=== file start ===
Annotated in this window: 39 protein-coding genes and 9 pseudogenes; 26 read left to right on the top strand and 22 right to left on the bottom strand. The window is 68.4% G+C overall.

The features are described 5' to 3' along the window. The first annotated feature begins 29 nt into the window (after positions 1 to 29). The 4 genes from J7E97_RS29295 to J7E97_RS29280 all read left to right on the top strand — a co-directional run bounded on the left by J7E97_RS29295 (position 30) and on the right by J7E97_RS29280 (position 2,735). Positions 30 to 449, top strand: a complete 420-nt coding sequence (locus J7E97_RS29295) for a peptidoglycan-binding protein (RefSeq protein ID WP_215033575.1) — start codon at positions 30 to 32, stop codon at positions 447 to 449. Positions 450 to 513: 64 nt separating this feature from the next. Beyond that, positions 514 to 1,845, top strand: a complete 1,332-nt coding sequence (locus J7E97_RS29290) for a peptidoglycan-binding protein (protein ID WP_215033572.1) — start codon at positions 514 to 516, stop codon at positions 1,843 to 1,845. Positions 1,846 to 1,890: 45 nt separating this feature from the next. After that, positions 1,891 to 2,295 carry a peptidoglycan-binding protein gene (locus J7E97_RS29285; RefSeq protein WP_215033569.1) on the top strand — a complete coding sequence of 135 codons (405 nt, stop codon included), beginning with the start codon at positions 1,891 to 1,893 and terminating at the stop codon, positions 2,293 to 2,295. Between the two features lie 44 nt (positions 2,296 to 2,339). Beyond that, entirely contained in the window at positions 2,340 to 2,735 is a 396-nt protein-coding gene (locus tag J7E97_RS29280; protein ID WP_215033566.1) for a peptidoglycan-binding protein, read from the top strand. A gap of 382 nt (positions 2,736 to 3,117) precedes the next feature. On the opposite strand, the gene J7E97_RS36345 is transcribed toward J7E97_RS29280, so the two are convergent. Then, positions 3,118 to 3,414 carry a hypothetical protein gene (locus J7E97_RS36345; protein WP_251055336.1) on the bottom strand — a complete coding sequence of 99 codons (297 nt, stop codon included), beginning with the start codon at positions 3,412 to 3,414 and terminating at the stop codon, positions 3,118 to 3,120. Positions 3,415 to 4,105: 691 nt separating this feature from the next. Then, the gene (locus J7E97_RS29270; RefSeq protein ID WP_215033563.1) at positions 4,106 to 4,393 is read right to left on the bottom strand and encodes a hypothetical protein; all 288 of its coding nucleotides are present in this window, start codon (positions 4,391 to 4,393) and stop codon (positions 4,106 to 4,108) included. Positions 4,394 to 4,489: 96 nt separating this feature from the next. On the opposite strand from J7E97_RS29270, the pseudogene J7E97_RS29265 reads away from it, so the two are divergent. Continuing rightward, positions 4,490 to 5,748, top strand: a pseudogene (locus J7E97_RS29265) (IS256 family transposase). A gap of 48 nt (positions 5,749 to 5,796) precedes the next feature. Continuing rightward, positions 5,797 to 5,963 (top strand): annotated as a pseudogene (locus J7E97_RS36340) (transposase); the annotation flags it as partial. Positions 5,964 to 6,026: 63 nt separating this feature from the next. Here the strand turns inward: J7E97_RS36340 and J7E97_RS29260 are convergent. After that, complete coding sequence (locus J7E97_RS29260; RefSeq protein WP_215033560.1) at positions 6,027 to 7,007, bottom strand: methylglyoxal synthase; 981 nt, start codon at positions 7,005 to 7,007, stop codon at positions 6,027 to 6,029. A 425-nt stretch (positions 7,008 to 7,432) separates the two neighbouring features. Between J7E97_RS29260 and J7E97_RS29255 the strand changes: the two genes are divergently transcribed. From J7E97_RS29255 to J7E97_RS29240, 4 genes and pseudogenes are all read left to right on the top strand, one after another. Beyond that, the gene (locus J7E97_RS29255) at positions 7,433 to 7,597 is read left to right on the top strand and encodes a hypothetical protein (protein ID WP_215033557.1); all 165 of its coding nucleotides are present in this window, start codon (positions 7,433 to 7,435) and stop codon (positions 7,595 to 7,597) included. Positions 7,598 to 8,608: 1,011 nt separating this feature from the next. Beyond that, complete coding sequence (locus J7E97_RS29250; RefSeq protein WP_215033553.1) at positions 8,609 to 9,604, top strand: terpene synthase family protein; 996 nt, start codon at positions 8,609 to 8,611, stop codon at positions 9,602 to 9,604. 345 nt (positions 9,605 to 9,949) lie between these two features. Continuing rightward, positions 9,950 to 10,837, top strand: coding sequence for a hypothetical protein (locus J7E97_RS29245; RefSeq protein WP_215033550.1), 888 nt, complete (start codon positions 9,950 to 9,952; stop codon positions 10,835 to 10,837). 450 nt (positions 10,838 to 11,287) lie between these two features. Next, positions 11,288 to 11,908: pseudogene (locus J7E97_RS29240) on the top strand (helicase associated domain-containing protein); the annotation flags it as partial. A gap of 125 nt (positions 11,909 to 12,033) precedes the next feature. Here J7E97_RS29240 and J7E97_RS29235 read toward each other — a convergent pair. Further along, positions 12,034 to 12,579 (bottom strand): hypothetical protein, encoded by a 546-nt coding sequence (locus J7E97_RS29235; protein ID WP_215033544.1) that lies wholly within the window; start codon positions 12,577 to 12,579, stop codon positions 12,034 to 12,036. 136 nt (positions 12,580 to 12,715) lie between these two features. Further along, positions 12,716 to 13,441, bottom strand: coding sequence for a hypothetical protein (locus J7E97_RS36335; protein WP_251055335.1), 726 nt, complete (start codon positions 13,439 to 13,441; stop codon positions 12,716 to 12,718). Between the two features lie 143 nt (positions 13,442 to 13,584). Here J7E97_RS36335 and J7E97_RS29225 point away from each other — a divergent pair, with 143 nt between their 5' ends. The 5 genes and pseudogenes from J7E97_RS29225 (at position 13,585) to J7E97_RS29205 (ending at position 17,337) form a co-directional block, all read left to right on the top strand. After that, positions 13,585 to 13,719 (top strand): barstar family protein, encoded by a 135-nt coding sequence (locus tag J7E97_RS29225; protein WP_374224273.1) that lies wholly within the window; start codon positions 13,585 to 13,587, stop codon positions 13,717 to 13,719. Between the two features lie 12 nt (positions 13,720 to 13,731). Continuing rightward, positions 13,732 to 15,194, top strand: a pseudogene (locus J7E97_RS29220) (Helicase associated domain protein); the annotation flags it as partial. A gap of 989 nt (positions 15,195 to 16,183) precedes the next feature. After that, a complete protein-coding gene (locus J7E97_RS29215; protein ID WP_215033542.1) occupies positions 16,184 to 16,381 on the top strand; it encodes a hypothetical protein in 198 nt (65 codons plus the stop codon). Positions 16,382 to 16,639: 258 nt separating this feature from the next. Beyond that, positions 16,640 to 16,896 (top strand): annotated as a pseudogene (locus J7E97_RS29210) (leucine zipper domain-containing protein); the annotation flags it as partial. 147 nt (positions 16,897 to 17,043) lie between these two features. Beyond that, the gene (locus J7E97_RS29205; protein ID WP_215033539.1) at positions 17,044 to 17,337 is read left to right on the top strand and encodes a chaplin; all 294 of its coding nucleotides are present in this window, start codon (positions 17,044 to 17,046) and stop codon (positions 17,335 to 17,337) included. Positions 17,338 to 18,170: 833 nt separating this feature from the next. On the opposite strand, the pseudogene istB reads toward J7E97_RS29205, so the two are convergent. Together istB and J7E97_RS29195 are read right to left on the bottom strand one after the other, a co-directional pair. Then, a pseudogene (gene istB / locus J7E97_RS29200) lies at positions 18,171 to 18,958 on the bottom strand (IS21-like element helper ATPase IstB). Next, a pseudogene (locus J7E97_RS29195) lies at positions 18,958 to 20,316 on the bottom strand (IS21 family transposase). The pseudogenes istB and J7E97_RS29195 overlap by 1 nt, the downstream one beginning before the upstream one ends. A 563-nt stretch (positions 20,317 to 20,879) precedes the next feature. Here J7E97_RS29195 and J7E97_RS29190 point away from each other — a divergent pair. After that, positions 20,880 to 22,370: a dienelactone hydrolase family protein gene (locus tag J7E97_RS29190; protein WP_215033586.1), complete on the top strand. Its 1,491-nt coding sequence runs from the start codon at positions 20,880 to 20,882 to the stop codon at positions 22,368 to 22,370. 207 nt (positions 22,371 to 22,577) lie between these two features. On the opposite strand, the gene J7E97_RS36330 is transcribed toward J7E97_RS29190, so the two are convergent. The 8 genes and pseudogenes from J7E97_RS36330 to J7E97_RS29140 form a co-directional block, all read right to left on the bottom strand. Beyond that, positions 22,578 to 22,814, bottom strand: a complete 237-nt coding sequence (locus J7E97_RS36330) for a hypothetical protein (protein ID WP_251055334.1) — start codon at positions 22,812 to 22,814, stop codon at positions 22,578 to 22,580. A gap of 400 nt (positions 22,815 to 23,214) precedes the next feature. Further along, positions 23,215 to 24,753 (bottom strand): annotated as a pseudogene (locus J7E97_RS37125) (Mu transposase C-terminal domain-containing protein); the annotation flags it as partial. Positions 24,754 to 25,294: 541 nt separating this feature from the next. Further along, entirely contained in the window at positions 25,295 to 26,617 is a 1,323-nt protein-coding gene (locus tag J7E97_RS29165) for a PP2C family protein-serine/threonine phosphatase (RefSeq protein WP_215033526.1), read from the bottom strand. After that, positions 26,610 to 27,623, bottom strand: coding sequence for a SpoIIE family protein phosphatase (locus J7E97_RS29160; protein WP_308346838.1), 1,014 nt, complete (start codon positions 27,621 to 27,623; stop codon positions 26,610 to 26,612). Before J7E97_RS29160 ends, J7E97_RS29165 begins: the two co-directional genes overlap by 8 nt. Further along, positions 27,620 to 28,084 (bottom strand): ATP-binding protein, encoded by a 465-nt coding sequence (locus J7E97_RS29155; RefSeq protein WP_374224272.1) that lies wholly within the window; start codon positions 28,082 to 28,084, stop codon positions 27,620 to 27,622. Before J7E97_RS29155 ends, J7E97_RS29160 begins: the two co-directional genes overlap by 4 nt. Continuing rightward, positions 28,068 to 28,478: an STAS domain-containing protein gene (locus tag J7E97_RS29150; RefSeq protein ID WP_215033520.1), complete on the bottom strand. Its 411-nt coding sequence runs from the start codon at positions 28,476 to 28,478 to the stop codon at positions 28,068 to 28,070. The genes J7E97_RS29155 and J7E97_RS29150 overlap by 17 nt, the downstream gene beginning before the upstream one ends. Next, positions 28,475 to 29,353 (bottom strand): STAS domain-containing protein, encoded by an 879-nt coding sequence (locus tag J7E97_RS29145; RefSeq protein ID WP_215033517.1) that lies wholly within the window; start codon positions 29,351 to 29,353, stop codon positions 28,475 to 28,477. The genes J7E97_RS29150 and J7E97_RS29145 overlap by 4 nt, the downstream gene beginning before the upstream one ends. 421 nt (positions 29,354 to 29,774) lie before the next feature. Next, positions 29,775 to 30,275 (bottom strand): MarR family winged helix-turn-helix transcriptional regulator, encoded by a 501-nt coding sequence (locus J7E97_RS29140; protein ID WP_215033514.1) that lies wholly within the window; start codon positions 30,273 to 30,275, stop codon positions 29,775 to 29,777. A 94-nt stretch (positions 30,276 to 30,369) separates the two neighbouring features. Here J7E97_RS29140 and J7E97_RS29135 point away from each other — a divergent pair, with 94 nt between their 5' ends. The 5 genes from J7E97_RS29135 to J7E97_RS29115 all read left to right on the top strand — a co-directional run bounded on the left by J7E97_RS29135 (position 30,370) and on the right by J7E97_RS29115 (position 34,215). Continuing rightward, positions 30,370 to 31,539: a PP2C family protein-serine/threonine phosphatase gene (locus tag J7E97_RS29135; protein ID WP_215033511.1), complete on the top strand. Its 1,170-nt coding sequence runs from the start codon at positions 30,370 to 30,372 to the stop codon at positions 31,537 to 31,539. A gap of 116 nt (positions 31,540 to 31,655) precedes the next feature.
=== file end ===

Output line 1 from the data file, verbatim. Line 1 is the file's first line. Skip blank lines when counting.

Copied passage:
Annotated in this window: 39 protein-coding genes and 9 pseudogenes; 26 read left to right on the top strand and 22 right to left on the bottom strand. The window is 68.4% G+C overall.